This is becoming an increasingly difficult question to answer, these days. In the old days, you answered with your job title. I’m a designer, or a software developer, or a guitar player. Your answer was about what you do, not why you do it.
These days, people have many more strings to their bows. They have portfolio careers. Even inside the confines of a corporation, a job title is a barely adequate answer, because their role may actually involve many diverse responsibilities. The job title alone doesn’t do justice to describing what they do. Often, their passions, hobbies and interests, the things they pursue outside of the normal framework of a job, are just as defining as their job title; perhaps more so.
But here’s the problem: “I’m a songwriter, musician, painter, writer and software architect” is too long and confusing an answer to the question, “What do you do?”, even if that is what you do. You confuse the listener, who finds it difficult to ask the next question. Alternatively, you answer the question by limiting yourself to admitting only to your day job only; thereby minimising what you’re all about. Either way, the chance to make a connection is lost. The conversation peters out.
What if you began to answer the question not with a statement of job title, but with a description of your mission? Let the answer be about your motivations and what ties all the things you actually do into a cohesive whole. It might take some thinking to work out what being a songwriter, musician, painter, writer and software architect have to do with each other, but I guarantee there is a connection.
Imagine if instead of saying, “I’m a software designer”, or listing a long laundry list of activities (“I’m a songwriter, musician, painter, writer and software architect”), you made a statement like “I’m trying to change the world through creativity. I think the world’s problems can be solved by being as creative as we possibly can, as a species, and I’m trying to get people to see that possibility”. How would the conversation go, then?
I confess, some might back away slowly and carefully, in the realisation that they are in the presence of an unhinged lunatic. Others might be interested to know in what ways you are trying to change the world. That’s when you can talk about your art, your writing, your lyrics and the software you design, the philosophy of empowering and awakening people that underlies it all and maybe develop a relationship (e.g. a friendship, a contact, a business relationship, somebody that can help you or somebody you can help, a customer, a mentor) with the person you’re talking to.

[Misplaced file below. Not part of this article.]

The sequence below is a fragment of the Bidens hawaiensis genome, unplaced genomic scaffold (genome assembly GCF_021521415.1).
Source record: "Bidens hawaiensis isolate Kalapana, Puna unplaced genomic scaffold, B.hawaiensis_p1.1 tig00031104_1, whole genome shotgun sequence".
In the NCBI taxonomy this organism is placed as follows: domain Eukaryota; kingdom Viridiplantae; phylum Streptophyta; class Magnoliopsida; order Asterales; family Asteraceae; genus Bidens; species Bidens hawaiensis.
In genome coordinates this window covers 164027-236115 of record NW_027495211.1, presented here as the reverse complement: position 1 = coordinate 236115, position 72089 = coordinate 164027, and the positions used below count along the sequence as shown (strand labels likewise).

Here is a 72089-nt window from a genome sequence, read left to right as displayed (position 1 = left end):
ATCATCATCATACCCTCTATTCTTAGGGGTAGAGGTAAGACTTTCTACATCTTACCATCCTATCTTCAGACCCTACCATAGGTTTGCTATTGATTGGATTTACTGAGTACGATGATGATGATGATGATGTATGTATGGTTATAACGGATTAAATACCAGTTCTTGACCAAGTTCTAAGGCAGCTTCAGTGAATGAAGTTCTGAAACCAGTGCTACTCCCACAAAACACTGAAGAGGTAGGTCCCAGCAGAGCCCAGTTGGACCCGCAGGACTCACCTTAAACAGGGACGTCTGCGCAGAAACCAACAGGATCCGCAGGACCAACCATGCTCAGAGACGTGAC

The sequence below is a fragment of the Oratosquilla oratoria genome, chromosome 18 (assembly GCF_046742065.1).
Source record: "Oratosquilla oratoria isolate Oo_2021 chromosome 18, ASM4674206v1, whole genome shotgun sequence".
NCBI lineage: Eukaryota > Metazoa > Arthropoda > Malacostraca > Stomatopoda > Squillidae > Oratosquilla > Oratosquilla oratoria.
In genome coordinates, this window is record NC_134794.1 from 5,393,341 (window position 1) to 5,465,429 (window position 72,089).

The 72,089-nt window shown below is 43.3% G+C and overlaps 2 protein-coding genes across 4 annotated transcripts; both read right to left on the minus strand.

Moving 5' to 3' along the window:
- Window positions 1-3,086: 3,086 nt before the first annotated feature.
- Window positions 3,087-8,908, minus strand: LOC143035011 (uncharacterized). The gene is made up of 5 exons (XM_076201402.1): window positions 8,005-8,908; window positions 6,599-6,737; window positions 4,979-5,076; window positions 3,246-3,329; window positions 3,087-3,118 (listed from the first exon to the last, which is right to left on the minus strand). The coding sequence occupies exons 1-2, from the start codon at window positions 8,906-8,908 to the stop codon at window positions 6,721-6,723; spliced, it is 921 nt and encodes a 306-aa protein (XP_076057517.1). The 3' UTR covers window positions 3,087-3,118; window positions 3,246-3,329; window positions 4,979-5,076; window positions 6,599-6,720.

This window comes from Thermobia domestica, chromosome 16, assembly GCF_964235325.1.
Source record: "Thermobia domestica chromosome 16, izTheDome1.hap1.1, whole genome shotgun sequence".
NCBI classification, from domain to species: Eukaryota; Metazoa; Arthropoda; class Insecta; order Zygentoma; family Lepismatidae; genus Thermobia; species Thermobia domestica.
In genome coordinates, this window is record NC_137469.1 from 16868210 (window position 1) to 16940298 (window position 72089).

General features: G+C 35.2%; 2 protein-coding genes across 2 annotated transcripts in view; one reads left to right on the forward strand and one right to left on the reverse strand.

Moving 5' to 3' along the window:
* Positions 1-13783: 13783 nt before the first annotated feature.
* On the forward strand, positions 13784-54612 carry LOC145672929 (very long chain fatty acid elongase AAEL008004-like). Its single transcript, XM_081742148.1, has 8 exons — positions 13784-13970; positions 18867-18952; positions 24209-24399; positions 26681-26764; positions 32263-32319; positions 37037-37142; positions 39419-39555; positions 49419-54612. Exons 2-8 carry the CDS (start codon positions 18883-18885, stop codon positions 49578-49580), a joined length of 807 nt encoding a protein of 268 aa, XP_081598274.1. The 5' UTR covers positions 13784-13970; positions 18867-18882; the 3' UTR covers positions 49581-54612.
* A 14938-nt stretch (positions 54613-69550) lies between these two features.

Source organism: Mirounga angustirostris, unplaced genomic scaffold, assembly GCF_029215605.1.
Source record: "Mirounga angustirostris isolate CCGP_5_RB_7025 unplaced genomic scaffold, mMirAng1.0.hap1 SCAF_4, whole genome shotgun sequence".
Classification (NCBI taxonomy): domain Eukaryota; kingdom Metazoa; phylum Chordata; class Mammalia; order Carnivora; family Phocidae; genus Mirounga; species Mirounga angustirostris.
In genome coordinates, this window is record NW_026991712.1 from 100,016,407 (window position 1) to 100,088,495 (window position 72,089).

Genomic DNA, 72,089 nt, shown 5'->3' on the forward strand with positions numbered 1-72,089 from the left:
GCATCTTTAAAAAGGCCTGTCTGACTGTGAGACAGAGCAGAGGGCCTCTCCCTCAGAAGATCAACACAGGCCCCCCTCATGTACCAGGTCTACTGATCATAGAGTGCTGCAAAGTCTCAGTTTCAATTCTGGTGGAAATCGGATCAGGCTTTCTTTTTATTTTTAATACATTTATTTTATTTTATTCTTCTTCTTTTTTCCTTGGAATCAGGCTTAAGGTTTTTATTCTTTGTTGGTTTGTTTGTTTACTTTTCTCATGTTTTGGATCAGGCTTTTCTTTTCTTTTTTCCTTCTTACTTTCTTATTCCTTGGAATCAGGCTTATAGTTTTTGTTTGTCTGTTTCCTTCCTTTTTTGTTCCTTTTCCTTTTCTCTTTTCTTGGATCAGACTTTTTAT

In any case, you’ve been true to yourself in answering the question and stating what you do, without minimising the scope and range of your interests and activities. You have also avoided overwhelming the person who asked with a seemingly unconnected and perhaps bizarre list of activities (leaving them thinking “Jack of all trades, master of none”). Instead, you have used the question as an opportunity to portray your whole self and stated what motivates you and makes you live. In so doing, you’ve opened up a conversation instead of shutting one down.
Too often, we mumble the answer to the question, “what do you do?”, or worse, we change the subject or say something trite like, “I don’t like to talk about it”, or, “you wouldn’t be interested – it’s very boring”, or something clichéd like, “If I told you, I’d have to kill you.” These question avoidance tactics are a guarantee that the conversation will end and your opportunity to actually fulfil on the mission that drives everything you do will be utterly thwarted. One less recruit to your cause.
Next time somebody asks you what you do, treat it like an opportunity to spread the word and to drive your purpose in life one step further.
Answer, “What do you do?” with, “What I am doing is…”